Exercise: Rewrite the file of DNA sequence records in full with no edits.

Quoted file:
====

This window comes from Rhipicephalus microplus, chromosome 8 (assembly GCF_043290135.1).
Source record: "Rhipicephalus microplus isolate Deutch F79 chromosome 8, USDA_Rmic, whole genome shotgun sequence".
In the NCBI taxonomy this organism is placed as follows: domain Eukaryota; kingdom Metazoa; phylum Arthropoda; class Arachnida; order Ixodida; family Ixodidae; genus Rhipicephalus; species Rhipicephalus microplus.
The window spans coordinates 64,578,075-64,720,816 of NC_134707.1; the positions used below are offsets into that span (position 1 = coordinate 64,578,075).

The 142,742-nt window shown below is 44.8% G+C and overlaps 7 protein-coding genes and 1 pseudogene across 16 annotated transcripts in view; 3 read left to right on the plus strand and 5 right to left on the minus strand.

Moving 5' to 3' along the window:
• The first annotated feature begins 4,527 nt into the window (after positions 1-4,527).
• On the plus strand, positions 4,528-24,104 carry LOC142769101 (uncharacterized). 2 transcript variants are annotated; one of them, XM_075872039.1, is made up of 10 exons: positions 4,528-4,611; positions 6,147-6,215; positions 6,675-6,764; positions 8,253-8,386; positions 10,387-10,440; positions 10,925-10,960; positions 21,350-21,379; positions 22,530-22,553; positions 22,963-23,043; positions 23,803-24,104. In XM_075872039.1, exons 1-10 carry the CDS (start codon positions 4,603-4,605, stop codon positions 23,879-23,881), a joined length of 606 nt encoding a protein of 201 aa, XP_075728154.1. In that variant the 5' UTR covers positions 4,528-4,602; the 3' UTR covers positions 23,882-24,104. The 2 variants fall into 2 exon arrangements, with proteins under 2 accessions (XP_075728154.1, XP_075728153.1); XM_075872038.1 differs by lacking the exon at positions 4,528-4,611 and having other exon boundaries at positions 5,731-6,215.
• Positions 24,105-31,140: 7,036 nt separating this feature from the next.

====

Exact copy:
This window comes from Rhipicephalus microplus, chromosome 8 (assembly GCF_043290135.1).
Source record: "Rhipicephalus microplus isolate Deutch F79 chromosome 8, USDA_Rmic, whole genome shotgun sequence".
In the NCBI taxonomy this organism is placed as follows: domain Eukaryota; kingdom Metazoa; phylum Arthropoda; class Arachnida; order Ixodida; family Ixodidae; genus Rhipicephalus; species Rhipicephalus microplus.
The window spans coordinates 64,578,075-64,720,816 of NC_134707.1; the positions used below are offsets into that span (position 1 = coordinate 64,578,075).

The 142,742-nt window shown below is 44.8% G+C and overlaps 7 protein-coding genes and 1 pseudogene across 16 annotated transcripts in view; 3 read left to right on the plus strand and 5 right to left on the minus strand.

Moving 5' to 3' along the window:
• The first annotated feature begins 4,527 nt into the window (after positions 1-4,527).
• On the plus strand, positions 4,528-24,104 carry LOC142769101 (uncharacterized). 2 transcript variants are annotated; one of them, XM_075872039.1, is made up of 10 exons: positions 4,528-4,611; positions 6,147-6,215; positions 6,675-6,764; positions 8,253-8,386; positions 10,387-10,440; positions 10,925-10,960; positions 21,350-21,379; positions 22,530-22,553; positions 22,963-23,043; positions 23,803-24,104. In XM_075872039.1, exons 1-10 carry the CDS (start codon positions 4,603-4,605, stop codon positions 23,879-23,881), a joined length of 606 nt encoding a protein of 201 aa, XP_075728154.1. In that variant the 5' UTR covers positions 4,528-4,602; the 3' UTR covers positions 23,882-24,104. The 2 variants fall into 2 exon arrangements, with proteins under 2 accessions (XP_075728154.1, XP_075728153.1); XM_075872038.1 differs by lacking the exon at positions 4,528-4,611 and having other exon boundaries at positions 5,731-6,215.
• Positions 24,105-31,140: 7,036 nt separating this feature from the next.